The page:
The Economist has a review of a book on migration which sounds extremely interesting. This is something I often think about as I find myself constrained by the country of my birth.
I think that there is a strong argument that discriminating against someone based on country of birth is like discriminating against someone based on race.
But this book makes an even more powerful argument: the economic benefits of migration vastly outweigh the costs.
For instance take the second paragraph:
“If rich countries were to admit enough migrants from poor countries to expand their own labour forces by a mere 3%, the world would be richer, according to one estimate, by $356 billion a year. Completely opening borders would add an astonishing $39 trillion over 25 years to the global economy. That is more than 500 times the amount the rich world spends on foreign aid each year. Migration is the most effective tool yet devised for reducing global poverty.”
The book discusses the history of migration before going on to argue that more migration would benefit both poor countries and rich countries.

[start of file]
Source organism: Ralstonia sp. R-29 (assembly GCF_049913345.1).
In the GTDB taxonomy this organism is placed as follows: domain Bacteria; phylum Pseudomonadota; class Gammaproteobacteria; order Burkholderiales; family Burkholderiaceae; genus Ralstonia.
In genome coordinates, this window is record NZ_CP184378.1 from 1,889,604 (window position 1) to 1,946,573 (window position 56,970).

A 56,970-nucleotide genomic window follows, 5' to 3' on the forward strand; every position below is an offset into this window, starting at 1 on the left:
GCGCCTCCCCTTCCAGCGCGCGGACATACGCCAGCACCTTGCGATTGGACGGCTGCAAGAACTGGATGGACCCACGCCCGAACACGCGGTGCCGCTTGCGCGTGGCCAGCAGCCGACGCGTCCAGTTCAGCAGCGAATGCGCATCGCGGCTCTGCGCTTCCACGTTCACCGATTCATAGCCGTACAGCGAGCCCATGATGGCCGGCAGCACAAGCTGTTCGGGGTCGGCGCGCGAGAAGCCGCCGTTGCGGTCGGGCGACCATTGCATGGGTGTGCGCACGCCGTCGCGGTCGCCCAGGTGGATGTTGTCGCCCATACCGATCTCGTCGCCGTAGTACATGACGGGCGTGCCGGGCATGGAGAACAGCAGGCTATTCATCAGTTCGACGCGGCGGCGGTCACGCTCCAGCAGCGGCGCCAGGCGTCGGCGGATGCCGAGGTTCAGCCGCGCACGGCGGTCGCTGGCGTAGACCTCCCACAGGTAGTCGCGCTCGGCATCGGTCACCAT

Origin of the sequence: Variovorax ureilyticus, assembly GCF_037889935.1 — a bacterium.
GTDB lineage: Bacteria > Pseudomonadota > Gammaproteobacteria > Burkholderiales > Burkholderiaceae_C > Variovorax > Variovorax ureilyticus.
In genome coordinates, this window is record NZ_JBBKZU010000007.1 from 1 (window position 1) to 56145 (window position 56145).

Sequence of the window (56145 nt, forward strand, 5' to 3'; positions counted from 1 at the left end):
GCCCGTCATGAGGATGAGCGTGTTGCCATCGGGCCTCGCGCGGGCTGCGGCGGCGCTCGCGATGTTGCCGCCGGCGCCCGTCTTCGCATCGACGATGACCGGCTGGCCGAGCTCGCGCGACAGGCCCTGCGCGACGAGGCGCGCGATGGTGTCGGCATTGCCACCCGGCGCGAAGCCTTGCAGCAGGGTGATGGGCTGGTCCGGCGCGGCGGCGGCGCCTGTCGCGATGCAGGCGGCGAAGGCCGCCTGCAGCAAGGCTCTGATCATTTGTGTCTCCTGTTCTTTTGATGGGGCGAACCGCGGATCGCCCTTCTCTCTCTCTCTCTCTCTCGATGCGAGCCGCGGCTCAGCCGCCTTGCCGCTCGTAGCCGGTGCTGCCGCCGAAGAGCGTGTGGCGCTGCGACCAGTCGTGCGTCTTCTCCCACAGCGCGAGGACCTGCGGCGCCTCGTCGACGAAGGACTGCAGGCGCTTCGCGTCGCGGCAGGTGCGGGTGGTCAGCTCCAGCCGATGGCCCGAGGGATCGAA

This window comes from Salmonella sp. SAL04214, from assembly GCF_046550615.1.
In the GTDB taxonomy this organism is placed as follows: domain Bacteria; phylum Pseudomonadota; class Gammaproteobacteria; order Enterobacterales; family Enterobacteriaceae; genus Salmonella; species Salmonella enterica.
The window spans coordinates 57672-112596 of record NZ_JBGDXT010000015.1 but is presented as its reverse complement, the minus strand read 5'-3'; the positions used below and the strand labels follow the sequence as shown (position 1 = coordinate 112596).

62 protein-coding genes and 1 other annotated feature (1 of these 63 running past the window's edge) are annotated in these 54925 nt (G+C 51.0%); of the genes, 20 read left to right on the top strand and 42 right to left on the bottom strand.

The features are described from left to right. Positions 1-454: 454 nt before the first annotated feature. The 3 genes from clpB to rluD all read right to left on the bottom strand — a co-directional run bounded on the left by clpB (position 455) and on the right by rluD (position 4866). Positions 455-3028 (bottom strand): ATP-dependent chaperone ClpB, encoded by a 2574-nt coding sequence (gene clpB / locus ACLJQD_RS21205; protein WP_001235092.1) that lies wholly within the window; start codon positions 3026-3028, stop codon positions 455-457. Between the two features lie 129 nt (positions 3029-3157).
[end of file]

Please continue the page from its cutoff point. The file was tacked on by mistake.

On the balance migration helps poor countries even though they may lose some of their most skilled citizens. People have an incentive to develop marketable skills but might not migrate; skilled workers often return home after working abroad; migrants send significant amounts of money back to poor countries. And of course the migrants themselves obviously benefit or they wouldn’t leave.
Multiple studies have apparently shown that migrants create more jobs and employment than they consume. Host nations are net beneficiaries of migration. The USA is a nation built on immigrants! Finally, demographic shifts mean that rich countries may come to depend on migrants as their workforces age.
The smart (and I would argue morally correct) move is to allow more immigration. Sadly the world seems to be moving in the opposite direction.